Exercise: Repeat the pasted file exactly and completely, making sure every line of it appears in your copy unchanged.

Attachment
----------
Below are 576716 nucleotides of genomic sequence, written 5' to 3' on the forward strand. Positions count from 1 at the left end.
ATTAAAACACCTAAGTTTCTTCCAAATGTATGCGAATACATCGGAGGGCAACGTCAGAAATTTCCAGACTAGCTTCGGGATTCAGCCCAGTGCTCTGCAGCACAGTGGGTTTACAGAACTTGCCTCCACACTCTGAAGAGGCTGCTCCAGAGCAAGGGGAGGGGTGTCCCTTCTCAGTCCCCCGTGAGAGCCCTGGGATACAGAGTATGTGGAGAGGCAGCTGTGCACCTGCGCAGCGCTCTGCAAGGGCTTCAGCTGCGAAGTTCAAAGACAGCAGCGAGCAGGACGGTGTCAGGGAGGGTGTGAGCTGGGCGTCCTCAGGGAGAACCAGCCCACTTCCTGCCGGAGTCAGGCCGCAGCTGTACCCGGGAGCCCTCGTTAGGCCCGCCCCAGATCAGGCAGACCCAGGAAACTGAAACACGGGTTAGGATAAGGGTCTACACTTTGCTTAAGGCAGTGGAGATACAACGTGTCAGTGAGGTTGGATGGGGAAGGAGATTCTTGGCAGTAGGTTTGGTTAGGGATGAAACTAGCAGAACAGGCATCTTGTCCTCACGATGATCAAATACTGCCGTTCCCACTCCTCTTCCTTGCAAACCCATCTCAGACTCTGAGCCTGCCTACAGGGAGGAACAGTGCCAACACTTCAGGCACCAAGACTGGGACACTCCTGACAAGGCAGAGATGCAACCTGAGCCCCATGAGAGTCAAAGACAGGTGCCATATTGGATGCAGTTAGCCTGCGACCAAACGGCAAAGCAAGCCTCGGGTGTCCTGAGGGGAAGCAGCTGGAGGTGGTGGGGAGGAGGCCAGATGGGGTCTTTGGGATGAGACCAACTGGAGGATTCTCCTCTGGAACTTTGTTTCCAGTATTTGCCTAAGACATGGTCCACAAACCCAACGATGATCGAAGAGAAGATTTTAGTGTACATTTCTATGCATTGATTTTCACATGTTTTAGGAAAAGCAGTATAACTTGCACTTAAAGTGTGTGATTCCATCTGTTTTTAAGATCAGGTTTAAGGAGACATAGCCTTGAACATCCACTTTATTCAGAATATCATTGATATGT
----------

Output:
Below are 576716 nucleotides of genomic sequence, written 5' to 3' on the forward strand. Positions count from 1 at the left end.
ATTAAAACACCTAAGTTTCTTCCAAATGTATGCGAATACATCGGAGGGCAACGTCAGAAATTTCCAGACTAGCTTCGGGATTCAGCCCAGTGCTCTGCAGCACAGTGGGTTTACAGAACTTGCCTCCACACTCTGAAGAGGCTGCTCCAGAGCAAGGGGAGGGGTGTCCCTTCTCAGTCCCCCGTGAGAGCCCTGGGATACAGAGTATGTGGAGAGGCAGCTGTGCACCTGCGCAGCGCTCTGCAAGGGCTTCAGCTGCGAAGTTCAAAGACAGCAGCGAGCAGGACGGTGTCAGGGAGGGTGTGAGCTGGGCGTCCTCAGGGAGAACCAGCCCACTTCCTGCCGGAGTCAGGCCGCAGCTGTACCCGGGAGCCCTCGTTAGGCCCGCCCCAGATCAGGCAGACCCAGGAAACTGAAACACGGGTTAGGATAAGGGTCTACACTTTGCTTAAGGCAGTGGAGATACAACGTGTCAGTGAGGTTGGATGGGGAAGGAGATTCTTGGCAGTAGGTTTGGTTAGGGATGAAACTAGCAGAACAGGCATCTTGTCCTCACGATGATCAAATACTGCCGTTCCCACTCCTCTTCCTTGCAAACCCATCTCAGACTCTGAGCCTGCCTACAGGGAGGAACAGTGCCAACACTTCAGGCACCAAGACTGGGACACTCCTGACAAGGCAGAGATGCAACCTGAGCCCCATGAGAGTCAAAGACAGGTGCCATATTGGATGCAGTTAGCCTGCGACCAAACGGCAAAGCAAGCCTCGGGTGTCCTGAGGGGAAGCAGCTGGAGGTGGTGGGGAGGAGGCCAGATGGGGTCTTTGGGATGAGACCAACTGGAGGATTCTCCTCTGGAACTTTGTTTCCAGTATTTGCCTAAGACATGGTCCACAAACCCAACGATGATCGAAGAGAAGATTTTAGTGTACATTTCTATGCATTGATTTTCACATGTTTTAGGAAAAGCAGTATAACTTGCACTTAAAGTGTGTGATTCCATCTGTTTTTAAGATCAGGTTTAAGGAGACATAGCCTTGAACATCCACTTTATTCAGAATATCATTGATATGT